Optical coherence tomography (OCT), an imaging modality that uses reflected near-infrared light to generate micron-scale resolution, cross-sectional images of biological tissue, was applied to imaging of various botanical subjects. Example images are given of sectioned kiwifruit, orange flesh, orange peel, lettuce leaves, and intact cranberries. OCT appears to be well suited for botanical imaging; features at the tissue and cellular level in these subjects were well defined. Cranberries were imaged at different stages of ripeness as judged by flesh color, and repeatable differences were seen in the OCT images of ripe and unripe berries. This preliminary study suggests that OCT can be a valuable tool for non-destructive, morphological imaging of botanical subjects.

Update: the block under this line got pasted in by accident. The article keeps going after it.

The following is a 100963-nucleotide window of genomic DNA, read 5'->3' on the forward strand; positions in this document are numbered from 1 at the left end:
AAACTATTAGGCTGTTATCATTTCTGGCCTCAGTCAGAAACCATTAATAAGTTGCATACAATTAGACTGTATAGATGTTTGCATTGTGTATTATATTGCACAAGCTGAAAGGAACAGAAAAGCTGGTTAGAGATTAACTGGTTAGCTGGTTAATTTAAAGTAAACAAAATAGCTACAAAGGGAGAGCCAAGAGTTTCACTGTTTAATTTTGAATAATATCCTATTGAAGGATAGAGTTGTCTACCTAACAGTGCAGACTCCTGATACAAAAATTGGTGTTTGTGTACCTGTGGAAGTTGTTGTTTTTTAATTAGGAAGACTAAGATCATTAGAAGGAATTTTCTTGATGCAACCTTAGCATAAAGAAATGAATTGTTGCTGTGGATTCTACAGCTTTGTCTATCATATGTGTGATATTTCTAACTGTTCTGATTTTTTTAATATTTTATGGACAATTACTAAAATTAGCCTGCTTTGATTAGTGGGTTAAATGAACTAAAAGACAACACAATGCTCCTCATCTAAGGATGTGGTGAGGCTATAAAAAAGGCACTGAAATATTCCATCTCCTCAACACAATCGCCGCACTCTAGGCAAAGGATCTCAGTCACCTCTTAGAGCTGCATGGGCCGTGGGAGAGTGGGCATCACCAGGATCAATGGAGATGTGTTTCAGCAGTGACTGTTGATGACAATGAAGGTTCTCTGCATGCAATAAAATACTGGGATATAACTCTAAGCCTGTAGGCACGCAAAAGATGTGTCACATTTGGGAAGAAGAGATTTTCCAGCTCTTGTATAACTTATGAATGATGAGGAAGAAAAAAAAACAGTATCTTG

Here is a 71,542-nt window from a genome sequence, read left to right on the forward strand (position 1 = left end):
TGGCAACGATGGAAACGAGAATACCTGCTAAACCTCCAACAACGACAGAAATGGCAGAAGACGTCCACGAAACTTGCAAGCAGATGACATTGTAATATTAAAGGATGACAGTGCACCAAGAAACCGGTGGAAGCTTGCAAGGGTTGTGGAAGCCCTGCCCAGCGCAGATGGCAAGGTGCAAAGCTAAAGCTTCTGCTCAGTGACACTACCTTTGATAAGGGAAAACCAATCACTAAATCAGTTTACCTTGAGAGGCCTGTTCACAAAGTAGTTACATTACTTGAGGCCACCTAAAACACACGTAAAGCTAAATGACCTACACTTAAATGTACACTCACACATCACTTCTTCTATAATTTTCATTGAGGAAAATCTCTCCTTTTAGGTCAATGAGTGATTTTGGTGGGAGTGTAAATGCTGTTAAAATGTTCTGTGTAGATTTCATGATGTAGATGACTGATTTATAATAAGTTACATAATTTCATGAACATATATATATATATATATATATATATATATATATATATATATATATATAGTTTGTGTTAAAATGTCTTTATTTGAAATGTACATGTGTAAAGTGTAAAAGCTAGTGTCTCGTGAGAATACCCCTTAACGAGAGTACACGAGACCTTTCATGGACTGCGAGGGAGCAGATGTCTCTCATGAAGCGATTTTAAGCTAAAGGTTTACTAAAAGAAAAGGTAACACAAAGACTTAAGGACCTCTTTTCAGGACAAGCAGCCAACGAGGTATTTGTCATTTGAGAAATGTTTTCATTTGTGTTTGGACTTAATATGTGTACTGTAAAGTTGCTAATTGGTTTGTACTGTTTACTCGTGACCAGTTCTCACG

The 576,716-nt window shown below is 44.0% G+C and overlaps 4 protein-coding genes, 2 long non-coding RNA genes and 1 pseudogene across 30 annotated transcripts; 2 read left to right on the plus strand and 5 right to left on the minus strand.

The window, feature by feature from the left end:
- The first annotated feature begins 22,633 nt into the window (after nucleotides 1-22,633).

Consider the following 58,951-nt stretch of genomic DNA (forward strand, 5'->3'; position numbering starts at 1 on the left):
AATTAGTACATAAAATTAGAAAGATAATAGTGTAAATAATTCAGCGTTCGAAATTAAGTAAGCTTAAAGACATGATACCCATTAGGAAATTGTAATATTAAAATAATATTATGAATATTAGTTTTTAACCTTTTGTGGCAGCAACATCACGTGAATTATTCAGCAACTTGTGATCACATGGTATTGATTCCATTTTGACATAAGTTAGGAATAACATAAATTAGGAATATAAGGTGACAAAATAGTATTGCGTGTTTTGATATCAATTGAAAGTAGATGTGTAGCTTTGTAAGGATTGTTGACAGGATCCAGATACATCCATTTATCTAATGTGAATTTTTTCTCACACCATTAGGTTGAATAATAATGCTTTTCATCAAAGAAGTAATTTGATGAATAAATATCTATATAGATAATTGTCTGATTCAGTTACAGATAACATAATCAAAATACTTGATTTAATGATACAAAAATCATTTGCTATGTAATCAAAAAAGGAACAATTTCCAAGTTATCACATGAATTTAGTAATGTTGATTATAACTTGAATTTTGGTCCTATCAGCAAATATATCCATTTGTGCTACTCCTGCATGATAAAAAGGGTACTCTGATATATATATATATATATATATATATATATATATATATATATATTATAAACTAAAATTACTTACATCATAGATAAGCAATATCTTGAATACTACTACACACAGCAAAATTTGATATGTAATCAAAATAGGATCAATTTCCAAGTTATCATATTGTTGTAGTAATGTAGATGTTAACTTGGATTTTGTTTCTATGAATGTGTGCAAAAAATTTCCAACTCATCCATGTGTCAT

|Original language||English (US)|
|Number of pages||7|
|Journal||Transactions of the American Society of Agricultural Engineers|
|State||Published - Nov 1 2003|
ASJC Scopus subject areas
- Agricultural and Biological Sciences (miscellaneous)